Thursday, March 8, 2012
1992: You can't fool me
We'd had a switch around at work, and though quite a few of the original crew had departed to go travelling or just on to pastures new, I was still rather sad at leaving our little corner of the office.
I was joining a new team with a new boss and sitting with two newish girls. I wasn't mad about it but I had no choice. Soon enough however we were laughing all the day long and we became quite pally, especially me and the girl opposite.
She was a pretty little curly-haired Welsh girl with a bizarre home life, a former carnival queen who was now living in east London with a uni friend we heard about endlessly. The more I got to know her and more I got to hear about their leisure activities the more I got to wondering: was she a lesbian?
Just a couple of years younger than me she tore posters of Jason Donovan out of Smash Hits, saw his Joseph about a million times and even waited outside the stage door for autograph. She was boy mad! Like a teenager. Or was she?
We had a shared love of ER and Northern Exposure and we were yet to give up on LA Law. We enjoyed the chart hits of the time. She had a huge soft spot for k d lang, any song which intimated that sisters were indeed doing it for themselves or to each other, and they were certainly no strangers to the Drill Hall. The Drill Hall - wasn't that a lesbian venue?
Not having a clue at the time that all lesbians didn't wear dungarees and have short hair, I convinced myself she was no such thing. Surely her and the flatmate were just good friends? I'd met the flatmate, and she was short and butch and changed her name from her feminine given name to her more gender unspecific middle name. She was loud and wore shapeless boyish clothes and no make-up. But still...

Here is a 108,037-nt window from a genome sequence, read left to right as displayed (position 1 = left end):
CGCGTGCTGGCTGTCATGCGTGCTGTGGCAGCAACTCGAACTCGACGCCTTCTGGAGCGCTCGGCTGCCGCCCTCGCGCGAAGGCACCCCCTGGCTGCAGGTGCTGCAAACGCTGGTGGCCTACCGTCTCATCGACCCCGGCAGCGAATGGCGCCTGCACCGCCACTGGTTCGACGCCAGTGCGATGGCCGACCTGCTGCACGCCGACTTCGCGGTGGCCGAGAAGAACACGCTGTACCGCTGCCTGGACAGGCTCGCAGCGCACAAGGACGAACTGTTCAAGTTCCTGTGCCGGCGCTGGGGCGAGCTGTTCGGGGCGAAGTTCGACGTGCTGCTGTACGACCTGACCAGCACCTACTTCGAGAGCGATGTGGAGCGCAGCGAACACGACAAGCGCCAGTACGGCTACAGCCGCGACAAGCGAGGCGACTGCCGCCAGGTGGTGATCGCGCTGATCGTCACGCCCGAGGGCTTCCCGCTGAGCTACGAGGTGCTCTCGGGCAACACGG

As the months went by we became very friendly. It was dinners at each other's houses and even the odd (rather painful) weekend away, but me and the future Mrs P found the flatmate was better in very small doses, and it became something we had to do rather than wanted to do. Flatmate loved to dance around vigorously to this En Vogue record, which I found rather disturbing.
The future Mrs P, being mistress at wheedling a subtle confession was sure they were a couple. But after so many years this was still being hotly denied. Even a poke round the flat while going to the loo gave no clues away. Today, I'd know immediately, but then, not having joined the proper media world my naivity was still intact. I thought they jsut went to see films like Go Fish or Salmonberries because they were cinephiles. And everyone was talking about CJ Lamb's kiss with Abbey, weren't they?
But then one day, their blissful existence of driving holidays in the USA and Beverly Hills 90210 came to an abrupt end. Tearfully on the stairs after realising something was going on with her, she confessed to me that yes, her and flatmate had been an item since university, but now flatmate had pursued and caught a friend of theirs and it was all over. Yes, she admitted, she was gay.
I was not shocked - at last it had been confirmed. I said it was okay, I'd guessed a long time ago. However, I was thinking but not saying, in the four years we sat opposite other and had become close friends, why did she not feel she could ever tell me? As it transpired, flatmate had come clean to Mrs P about a year before, but had begged her not to let on. And to her credit, she kept it under her hat.
It made no difference to our friendship, but as is usual with anyone, we eventually drifted apart once I left the company in '95. Shame, because I think of her often and I know she's happy, but I deep down I do feel kind of affronted she felt she couldn't be honest with me. Perhaps it was easier said than done.